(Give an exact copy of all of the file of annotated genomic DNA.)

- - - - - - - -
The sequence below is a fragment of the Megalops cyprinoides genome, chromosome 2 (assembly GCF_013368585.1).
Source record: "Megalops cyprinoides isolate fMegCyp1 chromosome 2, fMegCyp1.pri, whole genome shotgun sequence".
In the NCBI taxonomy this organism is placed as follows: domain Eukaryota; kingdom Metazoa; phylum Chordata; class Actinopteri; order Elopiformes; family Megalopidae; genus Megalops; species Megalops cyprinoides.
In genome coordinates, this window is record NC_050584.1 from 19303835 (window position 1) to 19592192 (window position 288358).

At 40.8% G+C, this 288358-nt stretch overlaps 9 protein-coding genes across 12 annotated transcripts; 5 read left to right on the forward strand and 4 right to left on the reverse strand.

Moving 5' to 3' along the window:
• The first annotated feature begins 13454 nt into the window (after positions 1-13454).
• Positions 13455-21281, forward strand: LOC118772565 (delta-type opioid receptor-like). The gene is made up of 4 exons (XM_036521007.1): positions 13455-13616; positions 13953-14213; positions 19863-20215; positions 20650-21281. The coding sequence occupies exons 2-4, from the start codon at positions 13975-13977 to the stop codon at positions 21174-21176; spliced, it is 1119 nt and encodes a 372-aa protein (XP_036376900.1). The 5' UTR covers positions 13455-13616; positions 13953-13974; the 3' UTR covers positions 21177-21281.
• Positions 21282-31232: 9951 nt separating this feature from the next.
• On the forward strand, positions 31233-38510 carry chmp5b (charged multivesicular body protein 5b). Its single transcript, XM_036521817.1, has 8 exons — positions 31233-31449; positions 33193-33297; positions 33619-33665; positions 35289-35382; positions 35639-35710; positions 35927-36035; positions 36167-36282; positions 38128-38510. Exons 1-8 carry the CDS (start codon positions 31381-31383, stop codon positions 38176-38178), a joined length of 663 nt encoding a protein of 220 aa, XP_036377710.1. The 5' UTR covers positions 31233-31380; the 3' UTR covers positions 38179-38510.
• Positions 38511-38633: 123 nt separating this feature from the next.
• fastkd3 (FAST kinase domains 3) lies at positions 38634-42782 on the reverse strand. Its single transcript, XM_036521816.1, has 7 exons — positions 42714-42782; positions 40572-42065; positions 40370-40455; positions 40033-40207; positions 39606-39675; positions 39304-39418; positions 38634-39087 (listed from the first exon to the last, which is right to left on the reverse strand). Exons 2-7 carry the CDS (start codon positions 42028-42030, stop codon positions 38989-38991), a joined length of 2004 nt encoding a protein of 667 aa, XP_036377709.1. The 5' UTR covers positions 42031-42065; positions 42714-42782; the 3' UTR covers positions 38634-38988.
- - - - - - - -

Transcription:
The sequence below is a fragment of the Megalops cyprinoides genome, chromosome 2 (assembly GCF_013368585.1).
Source record: "Megalops cyprinoides isolate fMegCyp1 chromosome 2, fMegCyp1.pri, whole genome shotgun sequence".
In the NCBI taxonomy this organism is placed as follows: domain Eukaryota; kingdom Metazoa; phylum Chordata; class Actinopteri; order Elopiformes; family Megalopidae; genus Megalops; species Megalops cyprinoides.
In genome coordinates, this window is record NC_050584.1 from 19303835 (window position 1) to 19592192 (window position 288358).

At 40.8% G+C, this 288358-nt stretch overlaps 9 protein-coding genes across 12 annotated transcripts; 5 read left to right on the forward strand and 4 right to left on the reverse strand.

Moving 5' to 3' along the window:
• The first annotated feature begins 13454 nt into the window (after positions 1-13454).
• Positions 13455-21281, forward strand: LOC118772565 (delta-type opioid receptor-like). The gene is made up of 4 exons (XM_036521007.1): positions 13455-13616; positions 13953-14213; positions 19863-20215; positions 20650-21281. The coding sequence occupies exons 2-4, from the start codon at positions 13975-13977 to the stop codon at positions 21174-21176; spliced, it is 1119 nt and encodes a 372-aa protein (XP_036376900.1). The 5' UTR covers positions 13455-13616; positions 13953-13974; the 3' UTR covers positions 21177-21281.
• Positions 21282-31232: 9951 nt separating this feature from the next.
• On the forward strand, positions 31233-38510 carry chmp5b (charged multivesicular body protein 5b). Its single transcript, XM_036521817.1, has 8 exons — positions 31233-31449; positions 33193-33297; positions 33619-33665; positions 35289-35382; positions 35639-35710; positions 35927-36035; positions 36167-36282; positions 38128-38510. Exons 1-8 carry the CDS (start codon positions 31381-31383, stop codon positions 38176-38178), a joined length of 663 nt encoding a protein of 220 aa, XP_036377710.1. The 5' UTR covers positions 31233-31380; the 3' UTR covers positions 38179-38510.
• Positions 38511-38633: 123 nt separating this feature from the next.
• fastkd3 (FAST kinase domains 3) lies at positions 38634-42782 on the reverse strand. Its single transcript, XM_036521816.1, has 7 exons — positions 42714-42782; positions 40572-42065; positions 40370-40455; positions 40033-40207; positions 39606-39675; positions 39304-39418; positions 38634-39087 (listed from the first exon to the last, which is right to left on the reverse strand). Exons 2-7 carry the CDS (start codon positions 42028-42030, stop codon positions 38989-38991), a joined length of 2004 nt encoding a protein of 667 aa, XP_036377709.1. The 5' UTR covers positions 42031-42065; positions 42714-42782; the 3' UTR covers positions 38634-38988.